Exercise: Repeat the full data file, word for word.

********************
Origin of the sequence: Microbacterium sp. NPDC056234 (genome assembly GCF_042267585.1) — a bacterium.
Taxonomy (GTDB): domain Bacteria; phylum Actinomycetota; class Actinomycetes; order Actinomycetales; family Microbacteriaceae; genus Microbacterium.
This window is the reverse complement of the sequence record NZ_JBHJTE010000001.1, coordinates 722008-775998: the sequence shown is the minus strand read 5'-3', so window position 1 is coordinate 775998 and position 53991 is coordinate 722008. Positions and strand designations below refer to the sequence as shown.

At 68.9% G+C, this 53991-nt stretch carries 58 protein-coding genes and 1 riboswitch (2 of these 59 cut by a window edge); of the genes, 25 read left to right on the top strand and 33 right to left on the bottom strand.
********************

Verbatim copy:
Origin of the sequence: Microbacterium sp. NPDC056234 (genome assembly GCF_042267585.1) — a bacterium.
Taxonomy (GTDB): domain Bacteria; phylum Actinomycetota; class Actinomycetes; order Actinomycetales; family Microbacteriaceae; genus Microbacterium.
This window is the reverse complement of the sequence record NZ_JBHJTE010000001.1, coordinates 722008-775998: the sequence shown is the minus strand read 5'-3', so window position 1 is coordinate 775998 and position 53991 is coordinate 722008. Positions and strand designations below refer to the sequence as shown.

At 68.9% G+C, this 53991-nt stretch carries 58 protein-coding genes and 1 riboswitch (2 of these 59 cut by a window edge); of the genes, 25 read left to right on the top strand and 33 right to left on the bottom strand.